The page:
It is under this backdrop that we begin our search for recipes. A roast goose is a simple enough thing to make, but we want ours to be served with a Medieval flair. The easiest way to do this is to include a sauce, as most Medieval recipes do. Here are the recipes we found that seem to exemplify the type of sauce we want. They are exotic, seasonal, and go well with the flavor of the goose.
Sauce for a Gos (From 'A Fifteenth Century Cookery Boke')
Take percelye, grapis, clowes of garleke, and salte, and put it in the goos, and lete roste. And whanne the goos is y-now, schake out that is with-in, and put al in a mortre, and do ther-to .iij. harde yolkes of egges; and grynd al to-gedre, and tempre it vp with verious, and caste it upon the goos in a faire chargeour, & so serue it forth.
Take parsley, grapes, cloves of garlic, and salt and put them in the goose. Roast it. When the goose is roasted, shake out the stuffing and put it in a mortar with 3 hard boiled egg yolks. Grind it all together and temper it with verjus. Plate the goose on a charger and dress it with the sauce.
Gees with Sawse Madame (From 'The Forme of Cury')
Take sawge, parsel, ysope, and sauary; quinces and peers, garlek and Grapes, and fylle the gees therwith; and sowe the hole that no grece come out. And roost hem wel, and kepe the grece that fallith therof. Take galyntyne and grece and do in a possynet, whan the gees buth rosted ynouh: take and smyte hem on pecys, and that tat is withinne and do in a possynet and put therinne wyne if it be to thyk. Do therto powdor of galyngale, powdor douce and salt; and boyle the sawse, and dresse the Gees in disshes, and lay the sowe onoward.
Take sage, parsley, hyssop, and savory; quince, pears, garlic and grapes, and fill the geese with this. Sew up the hole so that no grease comes out and roast them. Keep the drippings. Mix galyntyne (a type of Medieval sauce base made with grated bread, spices, and vinegar) and the drippings in a pot. Once the geese are roasted chop them into pieces. Put the stuffing in the pot and add wine if it's too thick. Add powder of galangal, sweet pouder, and salt. Boil the sauce and arrange the geese in dishes. Dress the geese with the sauce.
These two sauces are in keeping with many recipes of the time in that they call for grapes and garlic to be served with the goose. The second recipe is more complex. Both have their advantages, however. The first recipe allows the flavors of the grapes come through more strongly, which is nice with the geese, and grinding the sauce in a mortar yields a nice texture. On the other hand, the second sauce's addition of quince, wine, and the galyntyne yield a rich, complex flavor. Blending the goose fat and drippings into the sauce also yield a sort of emulsified sauce with a texture reminiscent of a hollandaise. We chose to include aspects of both for our goose.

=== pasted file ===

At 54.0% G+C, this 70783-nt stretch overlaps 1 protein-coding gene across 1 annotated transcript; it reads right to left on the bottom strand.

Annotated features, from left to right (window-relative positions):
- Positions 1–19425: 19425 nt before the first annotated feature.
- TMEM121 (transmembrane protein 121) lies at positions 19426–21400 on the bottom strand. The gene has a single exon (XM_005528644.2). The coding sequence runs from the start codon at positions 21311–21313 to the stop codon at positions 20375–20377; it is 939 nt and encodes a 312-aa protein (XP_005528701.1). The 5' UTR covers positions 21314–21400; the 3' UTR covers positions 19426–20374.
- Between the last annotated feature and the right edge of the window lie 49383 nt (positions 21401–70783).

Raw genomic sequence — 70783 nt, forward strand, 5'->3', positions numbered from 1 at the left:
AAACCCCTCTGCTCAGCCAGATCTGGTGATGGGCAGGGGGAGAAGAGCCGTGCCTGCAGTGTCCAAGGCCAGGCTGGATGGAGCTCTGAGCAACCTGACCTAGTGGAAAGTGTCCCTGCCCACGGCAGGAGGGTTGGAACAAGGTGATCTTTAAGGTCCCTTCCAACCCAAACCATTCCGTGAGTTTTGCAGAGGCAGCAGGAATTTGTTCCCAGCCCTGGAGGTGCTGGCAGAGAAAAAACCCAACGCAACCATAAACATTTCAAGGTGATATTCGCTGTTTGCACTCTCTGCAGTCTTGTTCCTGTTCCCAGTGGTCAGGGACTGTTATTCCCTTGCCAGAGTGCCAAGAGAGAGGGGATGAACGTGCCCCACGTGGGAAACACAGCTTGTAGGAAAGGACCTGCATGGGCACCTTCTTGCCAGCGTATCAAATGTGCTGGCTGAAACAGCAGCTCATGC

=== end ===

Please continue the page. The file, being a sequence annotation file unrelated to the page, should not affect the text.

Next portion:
Many of the Medieval texts are somewhat vague on instructions for actually roasting the goose, but they offer some helpful hints. One suggests separating the skin from the flesh by either inserting a straw and blowing it or by using fingers. Doing this helps crisp the skin and allows some of the fat to render without poking holes all over the skin. Another suggests dipping the goose in boiling water to clean it. We found that pouring boiling water on the skin tightens it up and also helps the texture. With any large bird, brining it ahead will season the flesh and prevent it from drying out (although the enormous amount of fat on a goose virtually assures it won't dry out.) Brine 24-48 hours in the fridge or a cooler filled with ice.
Here is the recipe we came up with for our Roast Goose.
1 Young Goose (9-10 lbs.)
Brine (1c. salt, 1c. sugar, 1gallon water)
For the Stuffing
2 Quinces, peeled & cored
1/2 cup Grapes, halved and seeded
2 cloves Garlic
1/4 c. Mixed Herbs, chopped (any combo of parsley, hyssop, sage, and savory)
For the Sauce
1/4 cup Red Wine
1/4 cup Verjus
1/4 tsp. Ground Ginger
1/4 tsp. Ground Galangal
1/3 tsp. Ground Cinnamon
1/4 cup rendered goose fat/pan drippings
1/4 cup water
Brine the goose overnight. If it came frozen, make sure it is completely defrosted before roasting.
Using fingers or a wooden spoon, separate the skin from the flesh. Be gentle! Do NOT puncture the skin of the goose!!!
Bring one or two cups of water to a boil and pour over the goose.
Dry the skin thoroughly. It will dry out nicely if left in the fridge uncovered for a while.
Chop the quinces, grapes, garlic, and herbs & stuff these into the goose.
Sew or skewer the goose shut and lay on a rack. Pour a cup or two of water into the pan under the goose to prevent splattering/burning of the juices.
In a 350 degree oven, roast the goose for 20-30 minutes per pound. (Yeah, it takes a while.)
For the last 15-20 minutes, increase the heat of the oven to help crisp the skin if necessary.
Once the goose is roasted unskewer/unsew the opening and pour the liquids from the cavity into a sauce pot. Scoop the fruit etc. into that pot. Pour the drippings/fat into a separate container.
Add the wine, spices, verjus, reserved drippings, and water into the pot and simmer for 15-20 minutes.
Puree in a blender or a mortar and pestle until smooth. Pass through a sieve.